Nokia chose the 6212 model, which debuted in 2008, specifically for this project because it is equipped with NFC technology but also because it is does not have a fancy touch-screen interface and is less likely to be stolen from DSI workers. "The security situation in Haiti, is not good," says Joseph "Jofish" Kaye, a senior research scientist and ethnographer at NRC. "The 6212 also has good battery life, going a week or more without needing to be recharged."
Knowing that the phones would need the right software to function properly, Kaye reached out to School of Public Health PhD student David Holstius, to whom he had been referred by a mutual friend. Kaye laid out the Haiti project to Holstius, who is researching low-cost sensing and mobile applications in the school's Environmental Health Sciences Division. Any software that Holstius wrote needed to function on the 6212, be straightforward to use and be inexpensive for DSI to manage moving forward.
Holstius chose an open-source messaging program called FrontlineSMS to manage text-messaged data sent by DSI workers from the field. He had heard of other aid organizations using successfully using FrontlineSMS to organize communications in Haiti following the earthquake, and he knew he could turn to the software's open-source community of users for support when needed.
For the cell phone itself, Holstius wrote an application that prompts the worker to scan a bucket's RFID tag; asks questions including, "Did the water test positive for chlorine?" and "How much chlorine did you sell [to the household]?"; records the results; and sends those results to DSI's back-end computers. "I also had to make sure the SMS would be queued in the phone's memory if there was no access to the network," he says. "Initially, Nokia's phones would drop SMS messages to be sent to DSI if the phones could not connect to the network. I had to write my own outbox."
When placed within four centimeters of an NFC tag, the Nokia 6212 device recognizes the signal and launches the application Holstius wrote. DSI tested a prototype messaging system last year that proved the system could work successfully despite the intermittent reliability of Haiti's utility and mobile phone networks.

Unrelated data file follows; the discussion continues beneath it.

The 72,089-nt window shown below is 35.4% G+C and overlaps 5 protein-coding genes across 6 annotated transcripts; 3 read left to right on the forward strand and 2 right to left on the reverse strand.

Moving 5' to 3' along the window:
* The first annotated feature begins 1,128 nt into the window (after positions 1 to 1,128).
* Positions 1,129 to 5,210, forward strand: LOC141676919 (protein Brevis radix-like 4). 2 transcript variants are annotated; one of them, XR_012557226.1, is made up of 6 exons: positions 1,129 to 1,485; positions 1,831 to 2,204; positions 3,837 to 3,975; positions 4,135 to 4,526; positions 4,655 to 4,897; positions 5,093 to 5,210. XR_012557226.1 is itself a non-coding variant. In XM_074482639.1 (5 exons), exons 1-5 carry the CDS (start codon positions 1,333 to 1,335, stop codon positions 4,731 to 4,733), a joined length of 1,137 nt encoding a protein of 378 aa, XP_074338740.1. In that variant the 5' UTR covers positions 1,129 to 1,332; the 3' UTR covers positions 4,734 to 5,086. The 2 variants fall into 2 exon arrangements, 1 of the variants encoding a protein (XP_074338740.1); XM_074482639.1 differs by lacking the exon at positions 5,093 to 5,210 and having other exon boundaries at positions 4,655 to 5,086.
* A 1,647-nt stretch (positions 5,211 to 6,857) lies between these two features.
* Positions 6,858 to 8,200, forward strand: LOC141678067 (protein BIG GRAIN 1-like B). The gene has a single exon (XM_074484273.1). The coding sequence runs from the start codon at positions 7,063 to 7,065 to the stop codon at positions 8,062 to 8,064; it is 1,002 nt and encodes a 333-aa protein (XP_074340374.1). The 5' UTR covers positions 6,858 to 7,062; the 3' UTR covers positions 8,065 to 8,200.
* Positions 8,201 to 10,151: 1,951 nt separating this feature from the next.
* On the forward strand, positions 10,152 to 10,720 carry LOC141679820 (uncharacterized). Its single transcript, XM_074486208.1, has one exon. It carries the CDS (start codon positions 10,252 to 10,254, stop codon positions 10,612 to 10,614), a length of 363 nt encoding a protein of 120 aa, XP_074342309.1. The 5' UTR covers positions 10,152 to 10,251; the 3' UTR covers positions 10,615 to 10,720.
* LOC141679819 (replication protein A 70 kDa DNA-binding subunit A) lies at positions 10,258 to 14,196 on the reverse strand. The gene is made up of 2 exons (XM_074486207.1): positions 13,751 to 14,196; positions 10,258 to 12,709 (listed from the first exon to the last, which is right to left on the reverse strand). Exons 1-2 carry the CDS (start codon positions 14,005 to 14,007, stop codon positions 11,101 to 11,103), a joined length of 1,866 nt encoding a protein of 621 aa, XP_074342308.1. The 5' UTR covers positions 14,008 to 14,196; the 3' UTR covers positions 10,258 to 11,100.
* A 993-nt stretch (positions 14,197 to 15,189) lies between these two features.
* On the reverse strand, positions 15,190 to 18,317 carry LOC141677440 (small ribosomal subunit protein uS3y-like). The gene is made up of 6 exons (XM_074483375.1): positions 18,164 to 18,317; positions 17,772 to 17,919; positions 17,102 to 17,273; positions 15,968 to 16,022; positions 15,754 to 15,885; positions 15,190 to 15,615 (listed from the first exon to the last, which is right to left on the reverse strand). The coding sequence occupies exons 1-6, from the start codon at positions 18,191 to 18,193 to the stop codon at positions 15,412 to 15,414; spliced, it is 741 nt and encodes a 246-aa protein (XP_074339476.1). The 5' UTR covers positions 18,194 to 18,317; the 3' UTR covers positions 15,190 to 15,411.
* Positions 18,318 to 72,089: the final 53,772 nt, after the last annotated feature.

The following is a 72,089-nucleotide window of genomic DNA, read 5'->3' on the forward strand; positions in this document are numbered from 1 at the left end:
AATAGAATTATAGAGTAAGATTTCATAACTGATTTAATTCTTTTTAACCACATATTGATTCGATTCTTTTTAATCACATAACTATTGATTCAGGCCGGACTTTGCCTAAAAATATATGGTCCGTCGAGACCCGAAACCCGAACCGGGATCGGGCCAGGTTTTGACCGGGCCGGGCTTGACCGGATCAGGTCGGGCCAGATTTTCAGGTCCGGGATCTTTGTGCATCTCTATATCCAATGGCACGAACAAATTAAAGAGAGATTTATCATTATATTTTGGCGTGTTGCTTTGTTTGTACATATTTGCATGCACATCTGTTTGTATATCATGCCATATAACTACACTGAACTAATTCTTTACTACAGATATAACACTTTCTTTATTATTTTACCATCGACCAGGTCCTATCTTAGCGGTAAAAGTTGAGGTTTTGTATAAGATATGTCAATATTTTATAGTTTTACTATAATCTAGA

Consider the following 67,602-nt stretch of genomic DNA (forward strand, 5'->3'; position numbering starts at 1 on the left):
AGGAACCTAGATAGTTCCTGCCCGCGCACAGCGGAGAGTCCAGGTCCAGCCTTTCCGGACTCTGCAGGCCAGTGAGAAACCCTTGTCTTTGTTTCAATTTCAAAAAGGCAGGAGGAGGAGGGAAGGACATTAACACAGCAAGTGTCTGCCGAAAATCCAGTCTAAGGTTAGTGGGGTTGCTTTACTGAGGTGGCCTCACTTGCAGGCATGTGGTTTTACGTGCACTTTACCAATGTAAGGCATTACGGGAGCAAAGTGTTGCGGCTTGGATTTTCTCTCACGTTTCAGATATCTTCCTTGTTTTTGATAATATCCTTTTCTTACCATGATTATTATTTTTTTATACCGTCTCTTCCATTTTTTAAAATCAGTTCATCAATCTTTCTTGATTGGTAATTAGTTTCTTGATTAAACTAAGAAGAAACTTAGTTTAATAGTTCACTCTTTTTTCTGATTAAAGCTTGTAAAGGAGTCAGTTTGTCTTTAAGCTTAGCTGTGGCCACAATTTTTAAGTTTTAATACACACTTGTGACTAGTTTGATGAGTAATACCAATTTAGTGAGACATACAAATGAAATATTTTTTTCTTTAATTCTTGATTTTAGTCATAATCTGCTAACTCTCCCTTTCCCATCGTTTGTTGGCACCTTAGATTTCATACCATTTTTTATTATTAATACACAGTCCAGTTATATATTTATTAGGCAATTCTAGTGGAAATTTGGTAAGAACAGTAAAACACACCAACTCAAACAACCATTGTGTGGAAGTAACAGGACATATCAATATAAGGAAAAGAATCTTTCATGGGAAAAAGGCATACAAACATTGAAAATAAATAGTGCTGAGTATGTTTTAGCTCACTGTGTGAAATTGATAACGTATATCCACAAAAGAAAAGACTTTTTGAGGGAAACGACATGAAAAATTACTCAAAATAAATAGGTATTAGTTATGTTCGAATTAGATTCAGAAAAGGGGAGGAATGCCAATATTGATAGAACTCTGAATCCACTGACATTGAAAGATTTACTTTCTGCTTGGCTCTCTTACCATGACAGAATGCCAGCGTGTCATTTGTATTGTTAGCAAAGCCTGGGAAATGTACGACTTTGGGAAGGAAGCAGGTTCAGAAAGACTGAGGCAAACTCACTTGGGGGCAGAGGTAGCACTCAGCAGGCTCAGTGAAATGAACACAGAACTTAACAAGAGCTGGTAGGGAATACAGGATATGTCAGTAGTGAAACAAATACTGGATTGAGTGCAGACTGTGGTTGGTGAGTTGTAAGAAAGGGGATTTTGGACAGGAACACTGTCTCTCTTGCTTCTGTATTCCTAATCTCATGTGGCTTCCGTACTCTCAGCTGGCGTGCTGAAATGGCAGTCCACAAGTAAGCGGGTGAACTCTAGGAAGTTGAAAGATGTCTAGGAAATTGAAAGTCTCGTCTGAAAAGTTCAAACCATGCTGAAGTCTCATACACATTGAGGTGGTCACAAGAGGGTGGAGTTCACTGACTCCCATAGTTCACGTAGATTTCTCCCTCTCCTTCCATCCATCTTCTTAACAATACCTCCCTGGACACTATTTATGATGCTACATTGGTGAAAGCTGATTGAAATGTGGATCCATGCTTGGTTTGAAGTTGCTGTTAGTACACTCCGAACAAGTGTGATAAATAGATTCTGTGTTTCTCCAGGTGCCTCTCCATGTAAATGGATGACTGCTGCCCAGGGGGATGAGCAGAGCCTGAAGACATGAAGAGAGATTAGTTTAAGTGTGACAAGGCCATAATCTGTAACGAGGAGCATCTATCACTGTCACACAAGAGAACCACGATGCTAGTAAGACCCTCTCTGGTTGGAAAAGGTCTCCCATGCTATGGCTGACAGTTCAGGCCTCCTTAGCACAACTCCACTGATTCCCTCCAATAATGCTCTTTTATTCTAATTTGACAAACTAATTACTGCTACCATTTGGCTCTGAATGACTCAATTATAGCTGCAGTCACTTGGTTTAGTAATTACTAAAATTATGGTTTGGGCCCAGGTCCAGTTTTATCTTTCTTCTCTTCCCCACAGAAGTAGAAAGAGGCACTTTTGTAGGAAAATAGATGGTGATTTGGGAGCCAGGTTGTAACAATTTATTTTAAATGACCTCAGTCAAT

Once in the hands of health workers, the mobile phones are expected to provide DSI with rapid feedback in a way that will help the organization identify families that need more intensive follow-up and allocate resources accordingly. "We're hoping that by incorporating cell phones we'll be able to better target the work that the health workers are doing and actually see greater adoption of the water-cleaning system," Ritter says. The automated system will also serve as a check on DSI health workers, ensuring they are in fact visiting families, given that they will be unable to complete their assignments without scanning bucket tags.
Kaye, who learned of DSI's challenges accurately collecting timely data in December 2009 while he was looking for potential projects to fund, initially secured $10,000 (including cash and 50 cell phones) from Nokia Research Center to assist DSI. More recently Nokia has provided an additional $24,500 to expand the project beyond its initial pilot phase. Kaye is hoping by next week to decide whether to stick with the 6212 handset as the project grows or to provide DSI with the newer C7 NFC-equipped handset, which has a touch screen. As the program progresses, Nokia will also have to decide whether to contribute some of its own more sophisticated data-management software to the applications that Holstius is writing.
Meanwhile, Haiti's Direction Nationale de l'Eau Potable et de l'Assainissement (DINEPA), the government's water and sanitation authority, has said that household water chlorination is a big part of its plan to combat cholera, Ritter says, adding that he wants DSI's work to be integrated with the government's efforts. "The cell phone project plays into that in that we're always looking for ways to optimize what we're doing," he says. "Right now, it's a matter of training the supervisors to take the initial phones out in the field. Ultimately, we want to get cell phones in the hands of all of the health workers distributing Gadyen Dlo."
View a slide show of images depicting Haitians gathering water